What will matter is the lasting legacy they leave and the lives they touched while here on this earth.

So, pardon me if I chunk a few fluorescent mac-n-cheese buckets in my buggy as I saunter through the pasta aisle. No harm. No foul.  Just placing my primary focus on a tad bit different intake at our house.

To receive encouragement and read more about thriving rather than simply surviving in motherhood, check out Erin’s book, Cheers the Diaper Years: 10 Truths for Thriving While Barely Surviving here.

Erin Brown Hollis is Yellowhammer’s lifestyle contributor and host of Yellowhammer Podcast Network’s “Cheers to That” podcast. An author, speaker, lawyer, wife and mother of two, she invites you to grab a cup as she toasts the good in life, love and motherhood. Follow Erin on Instagram ErinBrownHollis or Twitter @ErinBrownHollis

6 hours ago

Mo Brooks: Trump is trying to put an end to endless war

U.S. Representative Mo Brooks (R-Huntsville) has a clear approach to the evolving situation in Syria: Leave it alone.

Brooks’ premise is that both Turkey and the Kurds are American allies, so getting involved on either side puts us in conflict with the other.

During a Monday interview on WVNN’s “The Dale Jackson Show,” Brooks explained that this situation was seemingly inevitable, saying, “I wish that the Turks and the Kurds would get along peacefully, but they have got ill-will harboring and simmering for at least a hundred years.

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He added, “To me, it was inevitable that whenever America reduced its presence in the Middle East, as we should, because we cannot afford to be the police cop on every corner, that violence would break out.”

The congressman acknowledged the role that Barack Obama and Hillary Clinton’s foreign policy played in the current situation, especially in the creation of ISIS. This is the same argument Trump used in 2016 and the then-candidate promised to end our “endless wars.”

Brooks went on to say that America does not need to involve itself in these issues any longer.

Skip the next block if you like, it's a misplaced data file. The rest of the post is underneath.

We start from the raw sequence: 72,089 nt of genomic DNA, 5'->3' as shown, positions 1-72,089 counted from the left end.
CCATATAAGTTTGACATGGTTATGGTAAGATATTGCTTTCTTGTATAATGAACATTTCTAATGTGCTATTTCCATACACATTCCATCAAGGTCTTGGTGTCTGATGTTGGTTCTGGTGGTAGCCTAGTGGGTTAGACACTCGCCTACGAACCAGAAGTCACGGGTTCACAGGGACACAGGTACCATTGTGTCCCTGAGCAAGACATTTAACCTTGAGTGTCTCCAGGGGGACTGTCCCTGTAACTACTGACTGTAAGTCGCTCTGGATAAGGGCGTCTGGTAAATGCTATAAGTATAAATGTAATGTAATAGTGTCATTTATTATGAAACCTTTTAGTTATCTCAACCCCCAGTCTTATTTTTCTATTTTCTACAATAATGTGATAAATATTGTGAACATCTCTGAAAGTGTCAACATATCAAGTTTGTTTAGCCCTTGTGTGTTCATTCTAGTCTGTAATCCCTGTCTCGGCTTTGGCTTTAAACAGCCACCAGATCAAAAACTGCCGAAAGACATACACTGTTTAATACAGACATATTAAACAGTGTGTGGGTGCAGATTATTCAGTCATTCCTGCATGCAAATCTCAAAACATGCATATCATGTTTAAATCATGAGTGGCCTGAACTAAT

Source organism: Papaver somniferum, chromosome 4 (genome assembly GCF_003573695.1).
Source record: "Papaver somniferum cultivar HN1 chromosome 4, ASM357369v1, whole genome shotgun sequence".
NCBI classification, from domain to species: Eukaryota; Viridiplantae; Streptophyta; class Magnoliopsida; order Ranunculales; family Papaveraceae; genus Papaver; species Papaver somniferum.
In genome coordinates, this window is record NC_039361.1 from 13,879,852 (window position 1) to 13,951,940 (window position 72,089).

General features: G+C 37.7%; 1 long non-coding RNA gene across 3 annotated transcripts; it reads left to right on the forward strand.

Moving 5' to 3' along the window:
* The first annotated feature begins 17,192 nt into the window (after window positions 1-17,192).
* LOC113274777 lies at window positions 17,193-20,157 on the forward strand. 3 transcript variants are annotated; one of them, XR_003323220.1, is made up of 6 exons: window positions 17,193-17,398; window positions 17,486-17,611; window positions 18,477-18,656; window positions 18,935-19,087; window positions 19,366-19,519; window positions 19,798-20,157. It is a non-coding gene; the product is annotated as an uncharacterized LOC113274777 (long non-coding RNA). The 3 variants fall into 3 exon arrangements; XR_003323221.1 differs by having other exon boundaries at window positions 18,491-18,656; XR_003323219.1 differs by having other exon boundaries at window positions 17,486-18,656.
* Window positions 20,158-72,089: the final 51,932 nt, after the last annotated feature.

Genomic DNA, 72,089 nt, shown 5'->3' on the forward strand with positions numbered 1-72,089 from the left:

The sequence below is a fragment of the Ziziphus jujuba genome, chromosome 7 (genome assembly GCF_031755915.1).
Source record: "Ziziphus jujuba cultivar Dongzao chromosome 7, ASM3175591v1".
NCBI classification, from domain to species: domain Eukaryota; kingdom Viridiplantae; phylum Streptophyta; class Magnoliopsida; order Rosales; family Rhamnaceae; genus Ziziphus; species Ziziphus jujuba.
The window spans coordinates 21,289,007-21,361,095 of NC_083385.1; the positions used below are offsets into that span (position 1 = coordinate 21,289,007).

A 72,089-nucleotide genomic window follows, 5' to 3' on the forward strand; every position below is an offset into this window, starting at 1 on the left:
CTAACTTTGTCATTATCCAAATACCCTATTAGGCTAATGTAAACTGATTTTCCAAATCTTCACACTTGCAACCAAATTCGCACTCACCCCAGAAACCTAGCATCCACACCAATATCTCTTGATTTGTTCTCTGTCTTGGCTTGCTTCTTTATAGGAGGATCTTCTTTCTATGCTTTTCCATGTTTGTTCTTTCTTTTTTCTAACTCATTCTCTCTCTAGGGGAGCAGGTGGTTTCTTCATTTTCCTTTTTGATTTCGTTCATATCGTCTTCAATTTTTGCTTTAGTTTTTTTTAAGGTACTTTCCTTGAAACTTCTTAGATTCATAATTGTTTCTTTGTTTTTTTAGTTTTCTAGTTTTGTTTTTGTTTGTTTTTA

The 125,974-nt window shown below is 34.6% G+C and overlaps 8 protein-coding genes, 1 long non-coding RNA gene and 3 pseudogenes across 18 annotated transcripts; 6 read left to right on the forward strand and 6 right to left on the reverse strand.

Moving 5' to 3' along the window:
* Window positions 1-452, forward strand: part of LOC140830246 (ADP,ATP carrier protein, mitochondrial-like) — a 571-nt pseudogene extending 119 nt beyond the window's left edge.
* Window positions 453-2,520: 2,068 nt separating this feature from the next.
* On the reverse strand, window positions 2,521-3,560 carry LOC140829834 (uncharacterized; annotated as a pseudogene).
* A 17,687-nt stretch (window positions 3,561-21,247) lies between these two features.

“I support any kind of decision to reduce our presence in these countries that do not appreciate our loss of life, our financial expenditures, in their countries,” he explained.

Brooks acknowledged this could be a situation the United States has to revisit in the future, but warned of a “war caucus that wants to be more aggressive int he Turk/Kurd fight.

“We’ve got a ‘war caucus,’ for lack of a better term, that does believe that the United States of America should be the cop on every corner of the planet, no matter the sacrifices of our men and women in uniform, no matter that every penny we spend on these efforts is borrowed money, money we can’t afford to pay back,” he advised.

My takeaway:

Again, Trump made this clear and Brooks appears to agree: We can’t afford to keep doing this forever. Even the most adamant war hawks from the post-9/11 period think we have been at this long enough. Many seem to see little more to gain from new and prolonged conflicts.

The president made it a campaign promise to end these foreign wars, and he is following through on that promise.

Like in everything else, he will be opposed by both sides of the political aisle. No matter what the president does, it has to be wrong — even if nobody else has any better solutions to offer.

But that does not make him wrong.

Do any of the Democratic presidential candidates advocate re-entering Syria if they win? How about sending more troops to Iraq and Afghanistan?

Only time will tell how this decision affects American interests. But unless something drastically changes in the region, we are better off by letting those with regional interests handle the issues in the Middle East.

Listen:

Dale Jackson is a contributing writer to Yellowhammer News and hosts a talk show from 7-11 am weekdays on WVNN